Tuesday, December 12, 2006


I thought it was high time we dedicate a post to one of my favorite concepts ever - anthropomorphic bears, i.e, bears that act like humans. A list of the best anthropomorphic bears has been compiled.

1. Paddington Bear. (also a top Kim Wong pick)

This guy came into work today wearing a coat that looked EXACTLY like Paddington's. But the guy looks like Bambi, which makes the image a little difficult to describe, but it was flat out amazing and thoroughly amused me for about 15 minutes, during which I did some research on Paddington and discovered a shit ton of information about him that I had completely forgotten during the aging process. For instance, while Paddington is largely considered British, having been named after Paddington Station in London, he's actually from Peru. His Aunt Lucy sent him to England as a stowaway - entirely inconceivable in this day and age, although maybe they should do an updated story about Paddington's misadventures with airport security and racial bear profiling. I would buy it.

Paddington Bear and the K-9 Unit: A Paddington Bear Homeland Security Book

2. Mr. Wiggles.

Interestingly, this was the only bear on the impromptu list I created who was also not cross-referenced on the Wikipedia list of fictional bears. I'm not sure if that's ignorance or good taste on the part of Wikipedia, but the quality of their site has clearly diminished as a result.
Mr. Wiggles is an INCREDIBLY offensive character in an INCREDIBLY offensive comic strip called Rehabilitating Mr. Wiggles that appears in the free weekly New York pape New York Press. When I put incredibly in caps, it means that it's so offensive, that sometimes even I get mildly disgusted. That's not to say I don't love it, but if you've ever read anything on this blog and found it offensive, you probably would despise the comic. And probably get hardcore nauseous. For further reference, this is the kind of strip that makes me chuckle and cringe simultaneously for a good 20 minutes:

See what I mean? It's so inappropriate, but...I'm positive I've said pretty much the same kind of thing to Drunk Erin a million times, especially about Dakota Fanning. Heh. Must not laugh. Mmph.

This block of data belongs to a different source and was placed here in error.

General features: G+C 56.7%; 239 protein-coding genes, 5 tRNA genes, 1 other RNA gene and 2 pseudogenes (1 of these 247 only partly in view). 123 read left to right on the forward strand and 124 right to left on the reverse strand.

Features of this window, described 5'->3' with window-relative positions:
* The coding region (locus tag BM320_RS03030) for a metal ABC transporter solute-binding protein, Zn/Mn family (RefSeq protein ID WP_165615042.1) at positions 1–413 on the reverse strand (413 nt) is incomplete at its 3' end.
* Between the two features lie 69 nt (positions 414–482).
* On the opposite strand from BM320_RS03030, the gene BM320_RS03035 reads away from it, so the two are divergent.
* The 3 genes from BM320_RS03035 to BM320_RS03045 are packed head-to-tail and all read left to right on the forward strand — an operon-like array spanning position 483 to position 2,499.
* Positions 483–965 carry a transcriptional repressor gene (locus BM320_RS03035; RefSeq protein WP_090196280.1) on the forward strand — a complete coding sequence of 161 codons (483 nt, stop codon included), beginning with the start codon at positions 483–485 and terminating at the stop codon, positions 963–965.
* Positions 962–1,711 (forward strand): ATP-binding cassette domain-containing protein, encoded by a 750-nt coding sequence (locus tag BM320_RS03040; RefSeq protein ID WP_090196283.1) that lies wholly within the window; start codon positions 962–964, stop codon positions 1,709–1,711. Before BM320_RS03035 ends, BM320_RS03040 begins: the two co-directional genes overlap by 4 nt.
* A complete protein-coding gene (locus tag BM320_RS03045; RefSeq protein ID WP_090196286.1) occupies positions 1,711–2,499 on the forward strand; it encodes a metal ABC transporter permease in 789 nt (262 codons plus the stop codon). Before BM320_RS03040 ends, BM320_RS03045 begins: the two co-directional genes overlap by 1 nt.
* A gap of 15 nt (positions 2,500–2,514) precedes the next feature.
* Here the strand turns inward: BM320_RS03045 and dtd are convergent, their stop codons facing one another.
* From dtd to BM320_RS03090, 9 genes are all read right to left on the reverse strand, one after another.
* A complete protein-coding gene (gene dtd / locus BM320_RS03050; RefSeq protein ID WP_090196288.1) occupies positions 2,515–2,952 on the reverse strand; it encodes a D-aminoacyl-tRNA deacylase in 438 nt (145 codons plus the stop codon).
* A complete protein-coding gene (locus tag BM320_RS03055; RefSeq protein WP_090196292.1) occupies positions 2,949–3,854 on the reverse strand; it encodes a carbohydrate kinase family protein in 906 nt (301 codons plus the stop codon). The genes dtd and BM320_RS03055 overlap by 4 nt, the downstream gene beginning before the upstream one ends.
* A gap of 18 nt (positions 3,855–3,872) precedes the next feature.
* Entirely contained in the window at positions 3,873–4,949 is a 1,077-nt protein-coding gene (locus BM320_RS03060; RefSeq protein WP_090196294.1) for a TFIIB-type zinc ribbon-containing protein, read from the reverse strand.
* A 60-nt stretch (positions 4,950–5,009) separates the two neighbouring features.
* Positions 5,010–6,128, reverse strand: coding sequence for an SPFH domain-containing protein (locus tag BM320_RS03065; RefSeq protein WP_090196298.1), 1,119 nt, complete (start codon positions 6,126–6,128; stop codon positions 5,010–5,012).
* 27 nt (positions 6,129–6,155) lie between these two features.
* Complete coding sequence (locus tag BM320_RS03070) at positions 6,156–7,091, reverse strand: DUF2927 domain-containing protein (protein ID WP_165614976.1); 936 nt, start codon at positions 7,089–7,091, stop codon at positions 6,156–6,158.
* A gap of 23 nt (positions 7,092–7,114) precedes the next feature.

If you go to www.neilswaab.com, you can find literally hundreds of other comics like this, some of them even grosser. Mr. Wiggles chain smokes, regularly uses hookers for sexual gratification, I suspect is a legit junkie, and does things with poop that even Devra couldn't think of. He is clearly the anti-Paddington.

3. Snuggle Bear (also a top Devra pick).

Mr. Wiggles would do something very naughty with Snuggle if given the chance. But that's because Snuggle is so snuggly and cottony and detergenty...I don't know about you, but I have ALWAYS loved the smell of laundromats, and I used to play cards with my Milford homedogs in our local laundromat until I got thrown out for eating hamburgers. True story. Snuggle personifies (hence the anthropomorphism theme) laundry goodness, and his only fundamental weakness is that, despite his fluffy wonderment, he lost out the primo spot on my pillow to a balding, leprosy-ridden teddy named Big Bear. Was Snuggle a boy or a girl? I'm pretty sure I often see him referenced as a he, but he's kind of...fey. I don't know any straight guys that giggle while throwing soft fleece comforters in the air. Yes, I know Weenie Brian does that, that's exactly my point.

4. The Coca-Cola Polar Bears.